The bag contained a picture of Granny when she was ten years old. Granny’s face hadn’t changed much over the years. As I looked at the stern-faced little girl in the black and white photo with a ribbon tied on top of her head, I wondered what she was thinking, what she was feeling and what her life was like. How had she grown into the woman who would become my grandmother?

I read Granny’s fifth-grade report card. Math and citizenship had never been her strong suits.

I also saw letters my mother had written to Granny throughout various stages of her life, while she lived in Florida and Granny lived in New York: letters my mother had written when she was in high school; as a college freshman shortly after she gave birth to me; and as a prison inmate years later. Although I had always been so critical and unforgiving of my mother for choosing drugs over me, her words revealed that she was still that little girl who just wanted her mommy. Granny had also made mistakes as a mother – mistakes she had a chance to correct while raising me.

Granny’s memory bag also contained pictures of people I had known and those I would never know. They made me miss Granny’s sisters, my aunt Jennye and aunt Lilla, both of whom had died while I was in college.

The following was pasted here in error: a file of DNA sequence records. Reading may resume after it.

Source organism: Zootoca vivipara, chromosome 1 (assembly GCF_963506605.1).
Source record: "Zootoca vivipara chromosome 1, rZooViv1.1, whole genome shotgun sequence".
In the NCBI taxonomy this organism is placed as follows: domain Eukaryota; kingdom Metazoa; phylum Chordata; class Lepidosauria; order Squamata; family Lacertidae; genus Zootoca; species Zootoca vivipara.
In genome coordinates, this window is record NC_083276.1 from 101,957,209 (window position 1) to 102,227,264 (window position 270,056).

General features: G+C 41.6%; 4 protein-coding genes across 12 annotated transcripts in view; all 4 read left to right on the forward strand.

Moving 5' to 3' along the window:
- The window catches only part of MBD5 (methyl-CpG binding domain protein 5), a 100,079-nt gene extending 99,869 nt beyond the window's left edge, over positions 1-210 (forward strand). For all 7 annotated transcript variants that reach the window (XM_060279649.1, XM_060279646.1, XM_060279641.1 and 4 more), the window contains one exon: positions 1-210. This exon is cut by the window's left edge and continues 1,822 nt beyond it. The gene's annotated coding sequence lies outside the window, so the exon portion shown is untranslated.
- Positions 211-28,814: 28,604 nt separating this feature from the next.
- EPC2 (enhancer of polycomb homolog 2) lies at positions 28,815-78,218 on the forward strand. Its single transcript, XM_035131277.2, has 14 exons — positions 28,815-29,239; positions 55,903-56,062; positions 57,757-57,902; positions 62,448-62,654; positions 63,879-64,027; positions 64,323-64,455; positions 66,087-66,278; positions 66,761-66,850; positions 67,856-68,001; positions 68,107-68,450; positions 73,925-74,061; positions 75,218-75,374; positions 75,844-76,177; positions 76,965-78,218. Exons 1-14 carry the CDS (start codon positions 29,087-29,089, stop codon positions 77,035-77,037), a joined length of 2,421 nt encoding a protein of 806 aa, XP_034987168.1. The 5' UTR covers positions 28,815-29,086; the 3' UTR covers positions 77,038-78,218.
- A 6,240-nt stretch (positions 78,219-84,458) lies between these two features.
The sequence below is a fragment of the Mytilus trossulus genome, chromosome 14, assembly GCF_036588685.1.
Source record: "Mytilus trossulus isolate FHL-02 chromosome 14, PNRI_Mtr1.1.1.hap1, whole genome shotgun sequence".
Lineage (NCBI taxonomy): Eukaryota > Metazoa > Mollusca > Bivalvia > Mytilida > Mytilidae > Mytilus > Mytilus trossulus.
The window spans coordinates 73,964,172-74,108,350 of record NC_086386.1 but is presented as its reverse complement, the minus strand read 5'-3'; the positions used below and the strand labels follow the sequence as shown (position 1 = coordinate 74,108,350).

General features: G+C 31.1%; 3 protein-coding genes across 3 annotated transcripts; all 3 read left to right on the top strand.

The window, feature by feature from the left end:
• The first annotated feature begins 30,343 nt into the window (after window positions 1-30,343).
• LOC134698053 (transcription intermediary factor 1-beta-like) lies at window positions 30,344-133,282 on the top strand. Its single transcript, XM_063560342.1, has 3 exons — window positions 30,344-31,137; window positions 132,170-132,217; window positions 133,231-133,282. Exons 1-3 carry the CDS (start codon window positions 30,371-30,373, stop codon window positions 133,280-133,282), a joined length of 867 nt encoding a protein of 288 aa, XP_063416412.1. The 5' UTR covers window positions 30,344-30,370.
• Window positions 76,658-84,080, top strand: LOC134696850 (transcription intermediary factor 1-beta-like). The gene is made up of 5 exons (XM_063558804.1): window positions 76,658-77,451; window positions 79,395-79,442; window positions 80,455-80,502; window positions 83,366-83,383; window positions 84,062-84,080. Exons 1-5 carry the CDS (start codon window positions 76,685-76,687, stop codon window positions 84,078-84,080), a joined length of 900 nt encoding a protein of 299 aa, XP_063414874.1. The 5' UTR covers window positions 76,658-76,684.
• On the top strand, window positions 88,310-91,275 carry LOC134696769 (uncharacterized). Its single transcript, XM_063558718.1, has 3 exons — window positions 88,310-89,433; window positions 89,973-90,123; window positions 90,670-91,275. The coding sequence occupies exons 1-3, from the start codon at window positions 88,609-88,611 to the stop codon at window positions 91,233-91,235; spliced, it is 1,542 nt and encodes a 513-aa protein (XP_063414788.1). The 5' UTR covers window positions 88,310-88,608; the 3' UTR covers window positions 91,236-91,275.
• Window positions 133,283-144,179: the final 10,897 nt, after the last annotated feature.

“Who’s this, Granny?” I asked while holding out a picture of her younger sister Lilla, a light-skinned woman with fat cheeks and curly hair.

She stared at the picture.

“I don’t know. That’s you,” she answered.

Examining the contents of Granny’s memory bag was like getting to know her for the first time, getting the answers to questions I never thought to ask, coming up with new questions she’d probably never be able to answer. I silently thanked Granny for saving these pieces of us. Had Alzheimer’s not robbed us, she would never have thrown out our life stories, her memories, our past. I hugged Granny and took the plastic bag to my room. It deserved its own sacred plastic bin. I began to hoard the remnants of our lives, the memories and old wounds infused in our DNA, long after Granny could.

1 Comment

  1. Aleia

    This was powerful. When you can tell a painful story and see the gift in it, you are healed.